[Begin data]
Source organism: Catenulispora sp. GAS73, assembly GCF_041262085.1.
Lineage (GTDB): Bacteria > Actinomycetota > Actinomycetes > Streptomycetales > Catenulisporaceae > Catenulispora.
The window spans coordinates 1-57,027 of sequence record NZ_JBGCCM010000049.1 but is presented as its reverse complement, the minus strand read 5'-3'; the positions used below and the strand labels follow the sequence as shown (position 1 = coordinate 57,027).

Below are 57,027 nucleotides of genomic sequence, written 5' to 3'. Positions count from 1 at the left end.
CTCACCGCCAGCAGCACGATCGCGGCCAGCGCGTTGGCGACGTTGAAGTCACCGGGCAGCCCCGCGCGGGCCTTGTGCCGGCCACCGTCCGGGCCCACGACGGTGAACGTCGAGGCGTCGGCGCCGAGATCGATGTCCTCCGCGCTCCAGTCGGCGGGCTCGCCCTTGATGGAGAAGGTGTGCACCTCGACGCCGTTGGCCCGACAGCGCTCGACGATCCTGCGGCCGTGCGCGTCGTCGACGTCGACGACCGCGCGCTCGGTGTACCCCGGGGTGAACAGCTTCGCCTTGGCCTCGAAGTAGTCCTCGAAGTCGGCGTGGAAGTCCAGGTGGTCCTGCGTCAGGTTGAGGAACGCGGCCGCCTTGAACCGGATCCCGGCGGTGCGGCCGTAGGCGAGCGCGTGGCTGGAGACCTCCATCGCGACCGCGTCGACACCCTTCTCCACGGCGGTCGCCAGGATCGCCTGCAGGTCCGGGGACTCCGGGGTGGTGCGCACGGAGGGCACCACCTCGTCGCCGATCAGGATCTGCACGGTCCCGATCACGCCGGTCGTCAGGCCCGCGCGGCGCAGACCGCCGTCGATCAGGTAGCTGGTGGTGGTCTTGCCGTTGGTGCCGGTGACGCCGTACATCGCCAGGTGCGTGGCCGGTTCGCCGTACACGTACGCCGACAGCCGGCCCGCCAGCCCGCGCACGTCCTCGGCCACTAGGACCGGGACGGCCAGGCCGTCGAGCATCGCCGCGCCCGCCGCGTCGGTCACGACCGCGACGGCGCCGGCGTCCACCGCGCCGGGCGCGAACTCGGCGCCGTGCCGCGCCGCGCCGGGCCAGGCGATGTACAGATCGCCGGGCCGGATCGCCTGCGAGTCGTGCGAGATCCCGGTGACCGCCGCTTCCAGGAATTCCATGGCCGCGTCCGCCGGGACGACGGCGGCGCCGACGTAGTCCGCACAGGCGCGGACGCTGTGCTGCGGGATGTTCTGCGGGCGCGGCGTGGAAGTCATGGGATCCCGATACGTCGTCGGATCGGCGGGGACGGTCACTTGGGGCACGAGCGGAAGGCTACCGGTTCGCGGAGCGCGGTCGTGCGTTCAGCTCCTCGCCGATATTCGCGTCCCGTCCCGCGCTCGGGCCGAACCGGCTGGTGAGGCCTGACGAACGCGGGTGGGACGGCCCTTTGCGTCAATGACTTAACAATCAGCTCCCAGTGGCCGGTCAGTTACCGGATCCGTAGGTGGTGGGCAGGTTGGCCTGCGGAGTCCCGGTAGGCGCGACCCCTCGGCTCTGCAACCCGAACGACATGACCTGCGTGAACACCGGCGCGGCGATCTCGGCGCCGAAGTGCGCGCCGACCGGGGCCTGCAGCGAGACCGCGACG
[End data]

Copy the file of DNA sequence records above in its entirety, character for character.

Source organism: Catenulispora sp. GAS73, assembly GCF_041262085.1.
Lineage (GTDB): Bacteria > Actinomycetota > Actinomycetes > Streptomycetales > Catenulisporaceae > Catenulispora.
The window spans coordinates 1-57,027 of sequence record NZ_JBGCCM010000049.1 but is presented as its reverse complement, the minus strand read 5'-3'; the positions used below and the strand labels follow the sequence as shown (position 1 = coordinate 57,027).

Below are 57,027 nucleotides of genomic sequence, written 5' to 3'. Positions count from 1 at the left end.
CTCACCGCCAGCAGCACGATCGCGGCCAGCGCGTTGGCGACGTTGAAGTCACCGGGCAGCCCCGCGCGGGCCTTGTGCCGGCCACCGTCCGGGCCCACGACGGTGAACGTCGAGGCGTCGGCGCCGAGATCGATGTCCTCCGCGCTCCAGTCGGCGGGCTCGCCCTTGATGGAGAAGGTGTGCACCTCGACGCCGTTGGCCCGACAGCGCTCGACGATCCTGCGGCCGTGCGCGTCGTCGACGTCGACGACCGCGCGCTCGGTGTACCCCGGGGTGAACAGCTTCGCCTTGGCCTCGAAGTAGTCCTCGAAGTCGGCGTGGAAGTCCAGGTGGTCCTGCGTCAGGTTGAGGAACGCGGCCGCCTTGAACCGGATCCCGGCGGTGCGGCCGTAGGCGAGCGCGTGGCTGGAGACCTCCATCGCGACCGCGTCGACACCCTTCTCCACGGCGGTCGCCAGGATCGCCTGCAGGTCCGGGGACTCCGGGGTGGTGCGCACGGAGGGCACCACCTCGTCGCCGATCAGGATCTGCACGGTCCCGATCACGCCGGTCGTCAGGCCCGCGCGGCGCAGACCGCCGTCGATCAGGTAGCTGGTGGTGGTCTTGCCGTTGGTGCCGGTGACGCCGTACATCGCCAGGTGCGTGGCCGGTTCGCCGTACACGTACGCCGACAGCCGGCCCGCCAGCCCGCGCACGTCCTCGGCCACTAGGACCGGGACGGCCAGGCCGTCGAGCATCGCCGCGCCCGCCGCGTCGGTCACGACCGCGACGGCGCCGGCGTCCACCGCGCCGGGCGCGAACTCGGCGCCGTGCCGCGCCGCGCCGGGCCAGGCGATGTACAGATCGCCGGGCCGGATCGCCTGCGAGTCGTGCGAGATCCCGGTGACCGCCGCTTCCAGGAATTCCATGGCCGCGTCCGCCGGGACGACGGCGGCGCCGACGTAGTCCGCACAGGCGCGGACGCTGTGCTGCGGGATGTTCTGCGGGCGCGGCGTGGAAGTCATGGGATCCCGATACGTCGTCGGATCGGCGGGGACGGTCACTTGGGGCACGAGCGGAAGGCTACCGGTTCGCGGAGCGCGGTCGTGCGTTCAGCTCCTCGCCGATATTCGCGTCCCGTCCCGCGCTCGGGCCGAACCGGCTGGTGAGGCCTGACGAACGCGGGTGGGACGGCCCTTTGCGTCAATGACTTAACAATCAGCTCCCAGTGGCCGGTCAGTTACCGGATCCGTAGGTGGTGGGCAGGTTGGCCTGCGGAGTCCCGGTAGGCGCGACCCCTCGGCTCTGCAACCCGAACGACATGACCTGCGTGAACACCGGCGCGGCGATCTCGGCGCCGAAGTGCGCGCCGACCGGGGCCTGCAGCGAGACCGCGACG